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University of Arkansas Game Development Club

UAGDC logo

Some years ago I posted about my half-baked MMORPG idea, “GregerQuest”, and mentioned towards the end that I later worked on another hobby MMO called Draconis. This was a project of the long-deceased University of Arkansas Game Development Club – a student-run organization for people interested in making games. I put a thread on Twitter about my experiences with the club, but I’ve decided to repost it here as well for later reference.

From 2004 to 2006 I helped run the University of Arkansas Game Dev Club with co-founders Steven Silvey and Kenny Cason, and faculty sponsor Bill Johnston. It continued on until ~2008 or so, after many of us graduated and membership dwindled away. Here was what our webpage looked like. Project hosting and the forums were popular areas. Web space was provided by the UARK servers – 100mb for a club, iirc, a luxury! – and the first web design was table-based and constructed using MS Paint by yours truly 🙂

Meetings were held in the CAST computer lab in Ozark Hall, normally used for people doing “real” 3d modeling and geospatial / GIS mapping stuff. But they had a projector and some nice computers and so every 2 weeks in the evening we’d run a meeting, usually a couple hours long. The first meeting attracted several dozens of people, mostly due to us footing the bill at U.S. Pizza, but there were maybe 8-10 regulars who showed up in the later sessions even when there was no free food offered.

Photo of the CAST lab – though more recent, as the projector and old Dell Optiplex + CRT monitors are gone

The first part was student-led presentations of a game dev topic: IDEs, frameworks like SDL and Allegro, some discussion of modeling with SoftImage, etc. I recall Steven showing some tricks for making better programmer art, and composing MIDI files using a simple DAW-type app. I may have demoed booting Gamecube homebrew using the PSO exploit. We even had a quaternions lecture… which, of course, I remember nothing about. The rest of the evening was used for collaborative time for projects.

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Identifying Playstation Cracktro Soundtracks

Screenshot from Paradox Klassix – Soul Reaver (ITA) cracktro

A user in the Nectarine Discord brought an interesting question recently: they had some Youtube videos of cracktros from Playstation games, and wanted to know if anyone could identify their soundtracks. For those unaware, a “cracktro” is a combination of a “crack” (piracy) and an “intro” (demoscene) – it’s a little movie or menu that plays at the start of a hacked / pirated game, usually with credits and simple visual effects. It’s a calling card from the group who helped pirate the game, often with “greetz” to the supplier of the disc image, the coder who cracked it, the BBS or site who re-hosted the result, etc.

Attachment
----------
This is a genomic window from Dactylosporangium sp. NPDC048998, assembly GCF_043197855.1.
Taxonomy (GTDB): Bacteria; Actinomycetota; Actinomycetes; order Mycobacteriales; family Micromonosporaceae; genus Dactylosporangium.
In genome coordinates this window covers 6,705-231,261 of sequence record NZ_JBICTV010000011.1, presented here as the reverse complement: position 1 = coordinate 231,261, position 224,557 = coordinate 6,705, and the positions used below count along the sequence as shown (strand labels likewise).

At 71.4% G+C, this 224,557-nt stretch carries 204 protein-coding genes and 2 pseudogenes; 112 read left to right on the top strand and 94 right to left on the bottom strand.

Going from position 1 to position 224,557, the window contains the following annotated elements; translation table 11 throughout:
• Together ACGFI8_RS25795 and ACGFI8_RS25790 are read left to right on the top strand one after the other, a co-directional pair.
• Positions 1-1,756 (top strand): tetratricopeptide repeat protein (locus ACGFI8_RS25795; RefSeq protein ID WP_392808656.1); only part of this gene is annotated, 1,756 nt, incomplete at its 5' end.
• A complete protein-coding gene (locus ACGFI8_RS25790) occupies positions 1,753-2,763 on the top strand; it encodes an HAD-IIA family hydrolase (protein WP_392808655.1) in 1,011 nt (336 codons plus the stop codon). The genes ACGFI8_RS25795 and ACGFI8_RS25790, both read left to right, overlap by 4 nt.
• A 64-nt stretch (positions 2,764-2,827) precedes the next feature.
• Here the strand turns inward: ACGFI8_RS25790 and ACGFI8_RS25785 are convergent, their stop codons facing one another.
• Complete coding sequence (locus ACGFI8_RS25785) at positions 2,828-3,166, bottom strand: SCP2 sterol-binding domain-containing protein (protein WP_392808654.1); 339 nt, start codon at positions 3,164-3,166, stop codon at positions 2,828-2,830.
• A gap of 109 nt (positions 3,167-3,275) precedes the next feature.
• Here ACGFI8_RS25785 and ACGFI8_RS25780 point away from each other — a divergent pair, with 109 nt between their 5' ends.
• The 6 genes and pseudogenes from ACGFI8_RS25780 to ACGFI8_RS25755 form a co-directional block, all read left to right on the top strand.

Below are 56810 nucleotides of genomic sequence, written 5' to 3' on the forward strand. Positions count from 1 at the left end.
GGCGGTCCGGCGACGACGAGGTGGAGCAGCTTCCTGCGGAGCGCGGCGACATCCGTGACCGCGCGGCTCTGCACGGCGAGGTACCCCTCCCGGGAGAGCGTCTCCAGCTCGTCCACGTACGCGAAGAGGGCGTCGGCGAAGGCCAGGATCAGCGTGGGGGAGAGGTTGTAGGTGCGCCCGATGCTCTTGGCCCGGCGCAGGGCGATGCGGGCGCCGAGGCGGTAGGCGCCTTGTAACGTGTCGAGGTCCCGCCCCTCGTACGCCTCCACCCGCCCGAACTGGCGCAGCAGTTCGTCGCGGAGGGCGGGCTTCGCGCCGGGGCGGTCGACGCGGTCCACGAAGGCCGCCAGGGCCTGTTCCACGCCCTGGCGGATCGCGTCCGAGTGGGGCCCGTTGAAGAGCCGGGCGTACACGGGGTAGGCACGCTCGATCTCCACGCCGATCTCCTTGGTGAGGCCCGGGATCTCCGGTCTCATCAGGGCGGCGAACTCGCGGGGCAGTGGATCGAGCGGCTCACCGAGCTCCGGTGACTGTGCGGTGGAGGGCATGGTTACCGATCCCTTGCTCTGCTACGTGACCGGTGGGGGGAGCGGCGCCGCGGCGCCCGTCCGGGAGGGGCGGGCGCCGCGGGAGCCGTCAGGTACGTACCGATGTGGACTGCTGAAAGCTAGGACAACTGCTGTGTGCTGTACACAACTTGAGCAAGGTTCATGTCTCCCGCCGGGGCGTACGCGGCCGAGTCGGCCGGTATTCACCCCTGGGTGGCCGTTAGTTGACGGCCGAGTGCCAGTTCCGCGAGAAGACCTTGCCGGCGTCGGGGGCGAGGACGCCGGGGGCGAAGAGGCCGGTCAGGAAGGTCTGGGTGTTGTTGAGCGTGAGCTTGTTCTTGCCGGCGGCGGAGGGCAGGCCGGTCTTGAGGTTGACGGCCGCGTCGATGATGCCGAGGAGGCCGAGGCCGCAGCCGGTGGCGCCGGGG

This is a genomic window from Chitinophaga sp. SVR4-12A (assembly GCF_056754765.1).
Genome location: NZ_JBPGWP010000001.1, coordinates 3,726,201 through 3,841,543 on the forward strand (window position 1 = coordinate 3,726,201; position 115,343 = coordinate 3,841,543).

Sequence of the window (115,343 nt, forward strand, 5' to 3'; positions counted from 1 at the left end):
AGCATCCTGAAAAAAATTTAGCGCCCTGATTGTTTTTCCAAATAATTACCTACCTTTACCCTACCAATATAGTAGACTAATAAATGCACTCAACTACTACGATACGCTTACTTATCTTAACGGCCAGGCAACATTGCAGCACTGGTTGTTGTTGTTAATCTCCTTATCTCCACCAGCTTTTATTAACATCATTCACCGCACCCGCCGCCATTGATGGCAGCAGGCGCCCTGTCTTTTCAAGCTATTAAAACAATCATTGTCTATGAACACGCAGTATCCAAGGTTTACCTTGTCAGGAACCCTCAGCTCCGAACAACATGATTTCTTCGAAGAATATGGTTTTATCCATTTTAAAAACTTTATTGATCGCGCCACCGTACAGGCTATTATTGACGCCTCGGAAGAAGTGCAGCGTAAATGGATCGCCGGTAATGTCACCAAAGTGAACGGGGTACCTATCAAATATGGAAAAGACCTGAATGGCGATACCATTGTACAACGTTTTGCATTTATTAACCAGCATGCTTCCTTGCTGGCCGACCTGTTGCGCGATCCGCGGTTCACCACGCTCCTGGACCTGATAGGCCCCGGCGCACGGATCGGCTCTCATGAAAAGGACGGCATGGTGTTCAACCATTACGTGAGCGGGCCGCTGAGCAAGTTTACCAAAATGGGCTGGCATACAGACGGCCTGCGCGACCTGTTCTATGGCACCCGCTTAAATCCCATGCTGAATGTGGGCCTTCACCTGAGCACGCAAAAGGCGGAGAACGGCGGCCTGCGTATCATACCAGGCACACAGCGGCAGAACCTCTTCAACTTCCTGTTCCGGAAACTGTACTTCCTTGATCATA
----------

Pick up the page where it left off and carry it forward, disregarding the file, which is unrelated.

Cracktro soundtracks are usually an oldschool chiptune or lo-fi soundtrack in “module” format. Originally created on the Amiga computer, .mod audio files are very small, similar to a MIDI with bundled sound samples. They are well-suited to cramming into a tiny executable, which must fit on the CD along with the pirated game. Sometimes the musician gets credited, but other times it’s a mystery. MOD files don’t have a place to write the artist or other info, only the title and instrument names. Because of the unknown provenance of the files, ripped from games or BBS posts or musicdisks full of sounds, sometimes the original credits are lost or incorrect.

Back to the Playstation games. There was a short list of videos that needed help to track them down, but eventually we got them all figured out. Every one of these was from the group “Paradox”, a console cracking and piracy group who released a number of titles in the early 2000s. Here’s how we figured them all out:

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Discord Minesweeper

Discord Minesweeper is a Perl script I wrote that builds on one of my previous projects, WebService::Discord::Webhook. It generates Minesweeper boards and posts them to a Discord channel. Each square contains a bomb, number, or blank space, made using the Emoji images. Using Discord’s “spoiler” tag (wrapping text in double pipes, ||like this||), the squares can be individually uncovered, thus making a playable game without even leaving chat.

The code is available on GitHub here:

I ran this script for a few months, posting one board a night, but users eventually got sick of it and deleted the webhook… well, perhaps there are other games that could be done this way? I think a Blackjack simulation would work: you are dealt some face-up cards, optionally some more (covered) to flip, and once you’re finished you can reveal the dealer’s hand to see who won.